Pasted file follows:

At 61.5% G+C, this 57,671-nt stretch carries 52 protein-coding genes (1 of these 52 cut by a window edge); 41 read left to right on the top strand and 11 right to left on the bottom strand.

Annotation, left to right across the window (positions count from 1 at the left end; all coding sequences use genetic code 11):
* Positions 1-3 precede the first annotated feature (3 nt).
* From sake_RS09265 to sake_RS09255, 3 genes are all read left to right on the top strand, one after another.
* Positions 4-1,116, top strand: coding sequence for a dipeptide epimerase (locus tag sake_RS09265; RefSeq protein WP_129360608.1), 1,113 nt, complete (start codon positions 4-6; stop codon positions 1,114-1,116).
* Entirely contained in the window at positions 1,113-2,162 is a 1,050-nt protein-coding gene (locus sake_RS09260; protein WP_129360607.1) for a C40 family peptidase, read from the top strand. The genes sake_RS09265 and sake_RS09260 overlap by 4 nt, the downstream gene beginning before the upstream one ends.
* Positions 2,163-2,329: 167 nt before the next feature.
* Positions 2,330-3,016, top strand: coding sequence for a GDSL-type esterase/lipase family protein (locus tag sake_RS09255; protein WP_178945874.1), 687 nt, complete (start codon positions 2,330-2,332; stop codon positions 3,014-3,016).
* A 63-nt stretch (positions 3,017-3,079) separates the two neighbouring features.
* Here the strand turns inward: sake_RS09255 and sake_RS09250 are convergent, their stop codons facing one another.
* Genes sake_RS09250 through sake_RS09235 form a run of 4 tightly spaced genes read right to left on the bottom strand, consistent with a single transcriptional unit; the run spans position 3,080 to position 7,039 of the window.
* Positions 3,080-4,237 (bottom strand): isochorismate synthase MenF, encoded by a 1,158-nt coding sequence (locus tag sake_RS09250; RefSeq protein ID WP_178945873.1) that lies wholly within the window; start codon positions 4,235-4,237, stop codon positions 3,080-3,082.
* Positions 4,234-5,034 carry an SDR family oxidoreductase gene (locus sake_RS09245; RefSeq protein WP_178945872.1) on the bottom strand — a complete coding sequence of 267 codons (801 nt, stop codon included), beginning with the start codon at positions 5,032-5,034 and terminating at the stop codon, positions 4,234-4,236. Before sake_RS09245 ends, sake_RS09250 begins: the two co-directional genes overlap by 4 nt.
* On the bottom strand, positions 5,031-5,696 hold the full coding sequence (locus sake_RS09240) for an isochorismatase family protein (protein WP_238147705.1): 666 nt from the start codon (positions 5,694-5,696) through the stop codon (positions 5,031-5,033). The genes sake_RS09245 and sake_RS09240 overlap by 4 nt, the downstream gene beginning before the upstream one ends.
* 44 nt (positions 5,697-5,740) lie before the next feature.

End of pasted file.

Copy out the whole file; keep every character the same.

At 61.5% G+C, this 57,671-nt stretch carries 52 protein-coding genes (1 of these 52 cut by a window edge); 41 read left to right on the top strand and 11 right to left on the bottom strand.

Annotation, left to right across the window (positions count from 1 at the left end; all coding sequences use genetic code 11):
* Positions 1-3 precede the first annotated feature (3 nt).
* From sake_RS09265 to sake_RS09255, 3 genes are all read left to right on the top strand, one after another.
* Positions 4-1,116, top strand: coding sequence for a dipeptide epimerase (locus tag sake_RS09265; RefSeq protein WP_129360608.1), 1,113 nt, complete (start codon positions 4-6; stop codon positions 1,114-1,116).
* Entirely contained in the window at positions 1,113-2,162 is a 1,050-nt protein-coding gene (locus sake_RS09260; protein WP_129360607.1) for a C40 family peptidase, read from the top strand. The genes sake_RS09265 and sake_RS09260 overlap by 4 nt, the downstream gene beginning before the upstream one ends.
* Positions 2,163-2,329: 167 nt before the next feature.
* Positions 2,330-3,016, top strand: coding sequence for a GDSL-type esterase/lipase family protein (locus tag sake_RS09255; protein WP_178945874.1), 687 nt, complete (start codon positions 2,330-2,332; stop codon positions 3,014-3,016).
* A 63-nt stretch (positions 3,017-3,079) separates the two neighbouring features.
* Here the strand turns inward: sake_RS09255 and sake_RS09250 are convergent, their stop codons facing one another.
* Genes sake_RS09250 through sake_RS09235 form a run of 4 tightly spaced genes read right to left on the bottom strand, consistent with a single transcriptional unit; the run spans position 3,080 to position 7,039 of the window.
* Positions 3,080-4,237 (bottom strand): isochorismate synthase MenF, encoded by a 1,158-nt coding sequence (locus tag sake_RS09250; RefSeq protein ID WP_178945873.1) that lies wholly within the window; start codon positions 4,235-4,237, stop codon positions 3,080-3,082.
* Positions 4,234-5,034 carry an SDR family oxidoreductase gene (locus sake_RS09245; RefSeq protein WP_178945872.1) on the bottom strand — a complete coding sequence of 267 codons (801 nt, stop codon included), beginning with the start codon at positions 5,032-5,034 and terminating at the stop codon, positions 4,234-4,236. Before sake_RS09245 ends, sake_RS09250 begins: the two co-directional genes overlap by 4 nt.
* On the bottom strand, positions 5,031-5,696 hold the full coding sequence (locus sake_RS09240) for an isochorismatase family protein (protein WP_238147705.1): 666 nt from the start codon (positions 5,694-5,696) through the stop codon (positions 5,031-5,033). The genes sake_RS09245 and sake_RS09240 overlap by 4 nt, the downstream gene beginning before the upstream one ends.
* 44 nt (positions 5,697-5,740) lie before the next feature.